Sunday, 29 August 2010

Paternity leave a personal view

The recent report on fathers who don't take paternity leave (Some 45% of new fathers said they did not take paternity leave) and the fact that David Cameron took paternity leave has put paternity leave in the news over the last few weeks.

There has been plenty of chat in the media and radio phone in's, I have noticed some people have questioned why fathers are not taking paternity leave. I have even heard that they think some fathers who don't take paternity leave are bad fathers. They don't understand why they haven't saved up.

Well as a father to be and someone who is not taking paternity leave I can tell them why. I can't afford it, simple as that. I would receive from the government £124.88 a week for two weeks. This is below the minimum wage for a 40 hour week. At the moment I need all the money I can get.

Of course you could ask, If you can't afford to have a baby then don't have one? Well I can afford to have a baby I just can't afford to take a cut in my salary as I need to save for a bigger flat, car and all the other related baby costs. In my girl friends case she suffers from a medical issue which normally means she can not get pregnant. But we had a little miricle so there is no way we would ever let this baby go and beside for us we could never have an abortion especially bearing this medical point in mind. It's a chance we can't passup.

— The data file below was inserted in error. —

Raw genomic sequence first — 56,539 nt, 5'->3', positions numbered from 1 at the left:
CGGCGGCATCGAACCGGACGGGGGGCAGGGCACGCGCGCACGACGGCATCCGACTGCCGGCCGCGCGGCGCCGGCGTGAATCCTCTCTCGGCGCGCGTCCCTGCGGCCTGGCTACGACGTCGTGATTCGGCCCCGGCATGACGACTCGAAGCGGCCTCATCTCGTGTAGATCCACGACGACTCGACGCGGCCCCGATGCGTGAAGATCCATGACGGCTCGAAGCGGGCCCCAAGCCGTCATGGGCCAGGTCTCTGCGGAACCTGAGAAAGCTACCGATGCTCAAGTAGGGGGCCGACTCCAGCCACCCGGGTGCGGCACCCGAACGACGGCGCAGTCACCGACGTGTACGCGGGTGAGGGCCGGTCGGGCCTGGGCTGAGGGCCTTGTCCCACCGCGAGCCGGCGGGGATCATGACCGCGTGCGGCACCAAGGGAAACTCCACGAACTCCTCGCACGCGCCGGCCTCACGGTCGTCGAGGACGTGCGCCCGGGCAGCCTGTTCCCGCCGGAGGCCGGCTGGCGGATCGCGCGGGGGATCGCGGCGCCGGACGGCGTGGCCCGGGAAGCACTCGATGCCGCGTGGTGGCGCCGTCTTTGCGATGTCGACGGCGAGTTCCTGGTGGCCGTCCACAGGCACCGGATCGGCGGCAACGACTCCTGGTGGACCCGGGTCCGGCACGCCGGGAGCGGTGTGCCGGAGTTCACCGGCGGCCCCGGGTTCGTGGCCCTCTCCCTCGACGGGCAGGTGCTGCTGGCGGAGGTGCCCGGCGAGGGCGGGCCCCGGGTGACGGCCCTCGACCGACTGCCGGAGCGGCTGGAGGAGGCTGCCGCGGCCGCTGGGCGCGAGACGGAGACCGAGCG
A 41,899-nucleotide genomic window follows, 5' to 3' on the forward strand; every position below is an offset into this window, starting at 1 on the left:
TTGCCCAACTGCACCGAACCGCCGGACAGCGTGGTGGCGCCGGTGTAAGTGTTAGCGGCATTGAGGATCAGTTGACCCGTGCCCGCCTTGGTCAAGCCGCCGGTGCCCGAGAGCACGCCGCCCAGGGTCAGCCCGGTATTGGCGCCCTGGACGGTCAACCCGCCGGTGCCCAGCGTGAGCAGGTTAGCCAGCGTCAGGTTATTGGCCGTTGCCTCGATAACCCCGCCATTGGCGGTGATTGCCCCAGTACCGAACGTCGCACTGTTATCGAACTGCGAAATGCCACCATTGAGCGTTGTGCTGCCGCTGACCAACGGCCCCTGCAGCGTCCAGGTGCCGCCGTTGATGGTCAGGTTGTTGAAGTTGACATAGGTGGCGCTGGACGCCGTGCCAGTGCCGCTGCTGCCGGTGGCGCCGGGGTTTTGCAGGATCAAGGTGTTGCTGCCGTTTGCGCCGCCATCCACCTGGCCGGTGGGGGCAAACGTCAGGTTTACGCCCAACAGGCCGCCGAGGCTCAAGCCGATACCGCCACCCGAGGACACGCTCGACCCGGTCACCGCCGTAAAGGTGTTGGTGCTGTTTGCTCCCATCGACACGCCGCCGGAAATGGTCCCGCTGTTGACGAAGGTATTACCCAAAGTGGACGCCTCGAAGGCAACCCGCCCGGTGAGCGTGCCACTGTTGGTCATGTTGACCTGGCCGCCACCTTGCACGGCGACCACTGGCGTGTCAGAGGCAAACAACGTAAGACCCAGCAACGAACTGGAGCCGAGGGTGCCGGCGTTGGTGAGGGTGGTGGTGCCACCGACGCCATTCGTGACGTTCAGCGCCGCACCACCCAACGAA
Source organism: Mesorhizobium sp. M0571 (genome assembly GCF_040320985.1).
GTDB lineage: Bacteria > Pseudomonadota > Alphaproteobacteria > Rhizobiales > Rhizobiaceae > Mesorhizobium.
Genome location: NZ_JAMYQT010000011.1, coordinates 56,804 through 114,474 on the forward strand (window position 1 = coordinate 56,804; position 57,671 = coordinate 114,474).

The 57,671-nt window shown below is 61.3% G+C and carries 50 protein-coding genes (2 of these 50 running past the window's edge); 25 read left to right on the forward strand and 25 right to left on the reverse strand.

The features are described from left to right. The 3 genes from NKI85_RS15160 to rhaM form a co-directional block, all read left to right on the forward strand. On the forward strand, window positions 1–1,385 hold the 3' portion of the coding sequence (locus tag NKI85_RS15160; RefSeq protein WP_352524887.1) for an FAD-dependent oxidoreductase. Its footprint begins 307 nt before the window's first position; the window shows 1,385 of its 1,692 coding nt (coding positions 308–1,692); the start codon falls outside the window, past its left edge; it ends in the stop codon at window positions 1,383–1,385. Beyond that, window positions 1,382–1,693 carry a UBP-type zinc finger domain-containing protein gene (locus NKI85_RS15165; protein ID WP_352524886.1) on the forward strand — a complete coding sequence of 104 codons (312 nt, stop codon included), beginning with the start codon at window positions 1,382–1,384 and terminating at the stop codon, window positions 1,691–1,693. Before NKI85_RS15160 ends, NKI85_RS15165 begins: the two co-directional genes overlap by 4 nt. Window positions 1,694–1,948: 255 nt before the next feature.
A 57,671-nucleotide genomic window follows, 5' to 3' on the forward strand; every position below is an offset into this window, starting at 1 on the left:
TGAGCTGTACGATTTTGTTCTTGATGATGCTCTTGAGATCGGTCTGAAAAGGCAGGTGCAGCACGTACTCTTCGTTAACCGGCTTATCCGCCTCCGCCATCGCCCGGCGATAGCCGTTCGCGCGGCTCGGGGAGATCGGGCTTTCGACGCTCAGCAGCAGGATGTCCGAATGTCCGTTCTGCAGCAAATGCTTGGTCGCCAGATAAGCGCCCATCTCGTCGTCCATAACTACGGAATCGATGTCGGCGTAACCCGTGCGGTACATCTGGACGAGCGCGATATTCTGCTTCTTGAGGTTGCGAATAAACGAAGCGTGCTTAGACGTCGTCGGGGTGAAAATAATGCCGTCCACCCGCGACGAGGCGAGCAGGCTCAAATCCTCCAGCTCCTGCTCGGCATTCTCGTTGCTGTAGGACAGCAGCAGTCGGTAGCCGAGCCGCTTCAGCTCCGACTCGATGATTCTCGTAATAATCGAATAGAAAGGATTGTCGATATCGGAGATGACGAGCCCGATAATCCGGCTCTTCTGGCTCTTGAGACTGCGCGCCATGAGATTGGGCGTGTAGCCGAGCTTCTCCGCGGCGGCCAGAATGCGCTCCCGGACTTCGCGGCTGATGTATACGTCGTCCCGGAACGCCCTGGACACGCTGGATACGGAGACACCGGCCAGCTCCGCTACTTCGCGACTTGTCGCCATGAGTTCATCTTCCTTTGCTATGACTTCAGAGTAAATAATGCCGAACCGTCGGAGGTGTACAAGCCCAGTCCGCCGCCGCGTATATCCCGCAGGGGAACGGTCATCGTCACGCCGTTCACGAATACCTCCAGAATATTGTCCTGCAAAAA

So for the above reasons I decided to take 5 days holiday when the time comes rather than paternity leave. The figures do not take into account that fathers to be could be taking holiday to cover the first week.

I also think it would be better if paternity could be taken at a later date if required, say in 6 months time when it may be more practical to help out as a father (I'm not going to be very good at breast feeding).

I'm not asking myself for more money, I'm just pointing out that father are not bad for not taking of paternity leave. Fathers may need to earn money to help with their new life. Lets not be so quick to judge when we do not know the full story of Britains fathers and fathers to be.

Todays link on this subject A father's view of going back to work: 'I felt genuinely devastated' from the Guardian


  1. "I can't afford it, simple as that."
    "The figures do not take into account that fathers to be could be taking holiday to cover the first week."

    Well said, Dazzler. It's such common sense that I don't understand why it's even being debated as an issue. Virtually every new father I have known has taken paternity leave if they are affluent enough, holiday if they are not.

  2. I've just come off two weeks of paternity leave. I'm lucky enough to be able to afford it.

    However, I think you're right Daz, extra holiday later on is better spent. It's much more fun spending time (and bonding) with your 1-2 year old than it is with a newborn.